The State of Florida Sets Educational Goals by Race

The state of Florida recently approved new standards and goals for educational success. But the state set different goals for different racial groups. By 2018, the state has set the goal that 88 percent of White students, 81 percent of Hispanic students, and 74 percent of African American students be at or above grade level reading standards. At the present time, 69 percent of Whites, 53 percent of Hispanics, and 38 percent of African Americans are at or exceed grade-level standards in reading.

The long-term goal is to bring every student to grade-level reading standards by 2023.

Florida Commissioner of Education Pam Stewart told reporters, “The board determined that disaggregating the targets was important after examining current data that shows an unacceptable gap in achievement among demographic subgroups, a sobering reminder that too many students are being left behind. Nevertheless, the board did set higher expectations for the rate of growth in proficiency level for those subgroups with the lowest percentage of students currently performing at grade level.”

Patrick Franklin, the president of the Urban League of Palm Beach County, told the Fort Lauderdale Sun-Sentinel, “All children should be held to high standards and for them to say that for African Americans the goal is below other students is unacceptable.”

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  1. Seems like Florida is taking a business-like measurement approach to the racial education gap based on performance sectors. I see nothing wrong with that, as it is addressing a reality we all know. However, it seems like the Palm Beach Urban League is out of touch with this reality. But it isn’t surprising. The survival of any Urban League requires that these gaps remain. Perverse as it sounds, without socioeconomic and education racial gaps, there would be no reason for the existence of an Urban League.

  2. Can you please expand upon your statement that FL is utilizing a “business-like measurement approach to [address] the racial education gap” and how this approach reflects holding all students to high standards? Measurement alone does not lead to change.

  3. To set different goal scores for any race is totally inappropriate. The same goal score for each race is the only way you can say you are targeting trouble across the races. Not cool

  4. Well said, Surfer. As a Florida educator, this is a reasonable goal by 2023 considering the current rate is half that at 38% for African American children. Educators work hard to close the achievement gap. Many factors play a role in this score. To set the goal at the same rate would significantly reduce the graduation rate for our children. Slow down and don’t rush to judge this figure unless you are working with our kids on a daily basis. Honestly, I fear the goal of 74%. Only time and continuous improvement in reading will see these figures rise.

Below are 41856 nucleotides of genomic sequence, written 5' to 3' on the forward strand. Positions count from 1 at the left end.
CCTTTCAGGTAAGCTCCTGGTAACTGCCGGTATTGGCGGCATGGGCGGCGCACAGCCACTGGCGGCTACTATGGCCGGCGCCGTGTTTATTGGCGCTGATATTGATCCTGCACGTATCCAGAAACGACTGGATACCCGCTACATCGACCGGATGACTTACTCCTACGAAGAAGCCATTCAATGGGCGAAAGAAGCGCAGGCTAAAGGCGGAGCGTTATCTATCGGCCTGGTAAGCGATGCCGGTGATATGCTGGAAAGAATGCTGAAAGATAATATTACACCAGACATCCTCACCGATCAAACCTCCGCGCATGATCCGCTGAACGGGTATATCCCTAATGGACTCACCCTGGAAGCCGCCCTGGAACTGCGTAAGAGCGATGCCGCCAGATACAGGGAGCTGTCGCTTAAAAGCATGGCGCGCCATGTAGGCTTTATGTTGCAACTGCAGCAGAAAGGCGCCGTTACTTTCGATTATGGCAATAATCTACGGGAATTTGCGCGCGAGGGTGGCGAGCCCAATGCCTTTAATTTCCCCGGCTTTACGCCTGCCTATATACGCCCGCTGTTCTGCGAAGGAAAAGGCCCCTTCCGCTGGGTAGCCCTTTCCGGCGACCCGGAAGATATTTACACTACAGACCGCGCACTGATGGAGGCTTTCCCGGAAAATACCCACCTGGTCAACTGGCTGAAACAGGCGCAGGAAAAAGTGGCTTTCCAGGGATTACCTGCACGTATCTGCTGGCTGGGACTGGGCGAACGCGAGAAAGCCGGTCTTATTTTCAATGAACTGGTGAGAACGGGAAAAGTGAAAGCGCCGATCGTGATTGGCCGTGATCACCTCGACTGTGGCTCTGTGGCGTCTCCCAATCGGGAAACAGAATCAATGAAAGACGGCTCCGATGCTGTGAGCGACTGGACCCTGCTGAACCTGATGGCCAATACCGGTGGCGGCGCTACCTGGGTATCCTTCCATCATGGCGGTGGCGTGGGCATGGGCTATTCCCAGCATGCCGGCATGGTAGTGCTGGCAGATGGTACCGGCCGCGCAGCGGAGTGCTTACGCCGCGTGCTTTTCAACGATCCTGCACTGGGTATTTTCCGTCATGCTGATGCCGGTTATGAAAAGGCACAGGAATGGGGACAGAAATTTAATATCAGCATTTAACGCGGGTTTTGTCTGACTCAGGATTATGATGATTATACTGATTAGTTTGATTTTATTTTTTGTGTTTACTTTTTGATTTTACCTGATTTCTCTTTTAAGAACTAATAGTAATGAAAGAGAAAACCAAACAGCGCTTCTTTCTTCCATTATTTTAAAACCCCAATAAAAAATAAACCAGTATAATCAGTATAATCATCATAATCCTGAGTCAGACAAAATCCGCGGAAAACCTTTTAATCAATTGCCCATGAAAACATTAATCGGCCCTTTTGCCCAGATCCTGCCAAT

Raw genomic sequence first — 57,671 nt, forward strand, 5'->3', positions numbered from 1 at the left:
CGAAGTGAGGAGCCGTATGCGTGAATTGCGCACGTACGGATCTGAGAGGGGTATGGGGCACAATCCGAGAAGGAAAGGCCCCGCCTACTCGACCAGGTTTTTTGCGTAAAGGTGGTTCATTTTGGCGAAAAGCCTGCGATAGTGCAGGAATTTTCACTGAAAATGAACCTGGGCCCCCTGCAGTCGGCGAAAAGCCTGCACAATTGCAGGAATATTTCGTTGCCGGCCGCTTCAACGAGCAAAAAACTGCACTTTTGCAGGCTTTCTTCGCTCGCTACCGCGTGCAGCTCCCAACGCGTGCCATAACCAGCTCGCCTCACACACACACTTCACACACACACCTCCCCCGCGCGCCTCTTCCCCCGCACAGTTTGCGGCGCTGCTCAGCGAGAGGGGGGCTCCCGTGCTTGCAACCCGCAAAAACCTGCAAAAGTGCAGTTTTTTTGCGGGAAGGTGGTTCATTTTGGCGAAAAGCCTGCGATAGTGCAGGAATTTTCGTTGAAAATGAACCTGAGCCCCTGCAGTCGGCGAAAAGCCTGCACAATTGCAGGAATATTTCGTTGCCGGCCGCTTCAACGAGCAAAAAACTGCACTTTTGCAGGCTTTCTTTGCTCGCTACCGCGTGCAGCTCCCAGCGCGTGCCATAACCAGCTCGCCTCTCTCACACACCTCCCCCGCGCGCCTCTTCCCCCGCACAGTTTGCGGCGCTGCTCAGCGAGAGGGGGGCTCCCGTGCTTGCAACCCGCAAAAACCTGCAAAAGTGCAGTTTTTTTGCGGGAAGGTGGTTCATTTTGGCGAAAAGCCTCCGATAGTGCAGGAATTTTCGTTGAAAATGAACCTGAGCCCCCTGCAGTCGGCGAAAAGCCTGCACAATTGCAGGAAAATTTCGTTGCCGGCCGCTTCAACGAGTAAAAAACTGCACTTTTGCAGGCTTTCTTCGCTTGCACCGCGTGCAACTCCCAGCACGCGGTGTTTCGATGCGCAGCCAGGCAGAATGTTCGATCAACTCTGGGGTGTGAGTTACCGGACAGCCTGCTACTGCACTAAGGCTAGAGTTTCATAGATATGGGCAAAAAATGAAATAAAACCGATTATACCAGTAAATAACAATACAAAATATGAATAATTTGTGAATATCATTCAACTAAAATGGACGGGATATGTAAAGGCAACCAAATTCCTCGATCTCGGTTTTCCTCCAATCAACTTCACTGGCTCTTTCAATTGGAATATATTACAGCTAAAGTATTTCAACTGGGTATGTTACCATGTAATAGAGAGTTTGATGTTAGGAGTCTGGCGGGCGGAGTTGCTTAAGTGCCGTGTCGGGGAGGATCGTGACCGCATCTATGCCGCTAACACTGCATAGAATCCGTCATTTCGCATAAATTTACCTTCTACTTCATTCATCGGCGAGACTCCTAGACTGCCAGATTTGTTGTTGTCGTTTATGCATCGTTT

5. I don’t see any mention of different goal scores. They are addressing the percentages of students who meet grade-level standards, and the expectations or goals for improvement are actually higher for the African American and Hispanic students. I have no problem with this at all.

  6. I wonder what ever happened to this statement:
    “I have a dream that my four little children will one day live in a nation where they will not be judged by the color of their skin, but by the content of their character.”
    – Martin Luther King, Jr.
    Only the liberals will keep US divided we fall, not united we stand. That is why we fail.

  7. By segmenting out the students by race, this gives them an opportunity to address skill gaps and differences which may exist, and measure success, which would be impossible in a one-size, one-goal fits all approach.

    It can also mean that additional resources will go to African American kids.

    African American kids are expected to improve from 38% to 74%… an increase of 36%

    Latinos from 53% to 81%… an increase of 28%

    Whites from 69% to 88%… an increase of 19%.

    I don’t see how setting a universal goal of 88% will help African American kids. They would not get specialized programs that address their needs. It would be a one-size fits all approach, which would most likely lead to more improvements for White kids, while AA kids show little improvement. Let’s see where this approach gets us. There may be different curricula which better serve the needs of AA kids and allow them to progress faster.

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